is part of the Division of Informa PLC

This site is operated by a business or businesses owned by Informa PLC and all copyright resides with them. Informa PLC's registered office is 5 Howick Place, London SW1P 1WG. Registered in England and Wales. Number 8860726.

  • American Agriculturist
  • Beef Producer
  • Corn and Soybean Digest
  • Dakota Farmer
  • Delta Farm Press
  • Farm Futures
  • Farm Industry news
  • Indiana Prairie Farmer
  • Kansas Farmer
  • Michigan Farmer
  • Missouri Ruralist
  • Nebraska Farmer
  • Ohio Farmer
  • Prairie Farmer
  • Southeast Farm Press
  • Southwest Farm Press
  • The Farmer
  • Wallaces Farmer
  • Western Farm Press
  • Western Farmer Stockman
  • Wisconsin Agriculturist
Peanut yield monitor could improve management

Peanut yield monitor could improve management

Monitoring peanut yield is challenging Modifying cotton yield monitor offers promise Yield monitors may help with management decisions

Yield monitor use in peanuts could help farmers improve management, possibly decrease costs and help identify areas within fields that need special attention.

“But monitoring yields in peanuts is harder than for other crops,” said Wes Porter, an Extension agricultural engineer with Oklahoma State University, during a production seminar at the annual Oklahoma Peanut Expo in Lone Wolf.

Porter said the increased amount of foreign matter picked up by a peanut combine complicates the process. Dust is also a critical issue and can “result in erroneous readings and in some cases may damage the sensors. Dust, dirt and debris can scratch the lens (on an optical monitor) and prevent an accurate reading.”

Porter, who works in the Biosystems and Ag Engineering Department at Oklahoma State, said currently available monitors are designed for other crops. He began working on designs for a peanut yield monitor while an undergraduate student at Clemson University in South Carolina and is continuing that effort at OSU.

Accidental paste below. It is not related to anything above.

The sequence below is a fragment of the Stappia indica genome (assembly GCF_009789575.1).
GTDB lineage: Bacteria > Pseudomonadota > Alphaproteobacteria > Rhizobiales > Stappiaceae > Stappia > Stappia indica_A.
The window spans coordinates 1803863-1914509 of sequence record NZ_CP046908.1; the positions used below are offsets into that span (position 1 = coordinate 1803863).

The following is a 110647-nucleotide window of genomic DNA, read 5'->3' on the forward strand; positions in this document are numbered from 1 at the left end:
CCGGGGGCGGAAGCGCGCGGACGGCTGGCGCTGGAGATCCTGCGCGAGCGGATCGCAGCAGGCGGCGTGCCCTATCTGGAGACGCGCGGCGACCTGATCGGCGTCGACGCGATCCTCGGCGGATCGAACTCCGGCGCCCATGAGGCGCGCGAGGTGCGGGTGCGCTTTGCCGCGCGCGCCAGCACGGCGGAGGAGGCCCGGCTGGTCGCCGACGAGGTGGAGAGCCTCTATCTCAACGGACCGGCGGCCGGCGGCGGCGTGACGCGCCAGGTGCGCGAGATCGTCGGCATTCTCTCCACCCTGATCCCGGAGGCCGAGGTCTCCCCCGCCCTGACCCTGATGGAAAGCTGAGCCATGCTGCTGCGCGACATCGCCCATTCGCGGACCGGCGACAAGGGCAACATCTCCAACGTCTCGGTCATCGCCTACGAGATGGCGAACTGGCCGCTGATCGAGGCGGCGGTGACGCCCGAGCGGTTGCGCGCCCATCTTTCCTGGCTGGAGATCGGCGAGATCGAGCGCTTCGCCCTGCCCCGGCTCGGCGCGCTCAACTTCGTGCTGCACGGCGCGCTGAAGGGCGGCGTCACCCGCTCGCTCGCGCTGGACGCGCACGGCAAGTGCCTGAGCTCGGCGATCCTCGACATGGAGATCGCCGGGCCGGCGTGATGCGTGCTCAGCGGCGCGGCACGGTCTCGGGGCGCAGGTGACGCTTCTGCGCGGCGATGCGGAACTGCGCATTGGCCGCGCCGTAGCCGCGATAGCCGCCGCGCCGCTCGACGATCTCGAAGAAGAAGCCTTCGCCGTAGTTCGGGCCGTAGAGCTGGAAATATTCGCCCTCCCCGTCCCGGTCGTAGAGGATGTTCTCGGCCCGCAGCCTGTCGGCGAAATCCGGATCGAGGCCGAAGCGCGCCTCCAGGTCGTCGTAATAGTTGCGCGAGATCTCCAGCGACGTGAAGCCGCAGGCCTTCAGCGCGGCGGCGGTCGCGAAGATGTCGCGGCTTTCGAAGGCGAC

The possibilities should help peanut farmers analyze production inputs, he said. “What will a yield monitor do for a peanut farmer? He can use it to identify and quantify yield variability across a field, identify low and high spots to create management zones, and identify areas for major input changes.”

He said identifying field variability—labeling areas as low, very low, high and very high—creates opportunities to develop management zones for variable rate applications of nutrients, water and other resources.

Porter said when peanut producers use the current monitors they may need to change calibration more often than they would with cotton or other crop monitors. Moving from one soil type to another—clay to sand for instance—may require a calibration change.

He said calibration changes can be made quickly.

He’s testing a cotton yield monitor that he modified to prevent damage to the sensors when used in peanuts.

Hide comments

Comments

  • Allowed HTML tags: <em> <strong> <blockquote> <br> <p>

Plain text

  • No HTML tags allowed.
  • Web page addresses and e-mail addresses turn into links automatically.
  • Lines and paragraphs break automatically.
Publish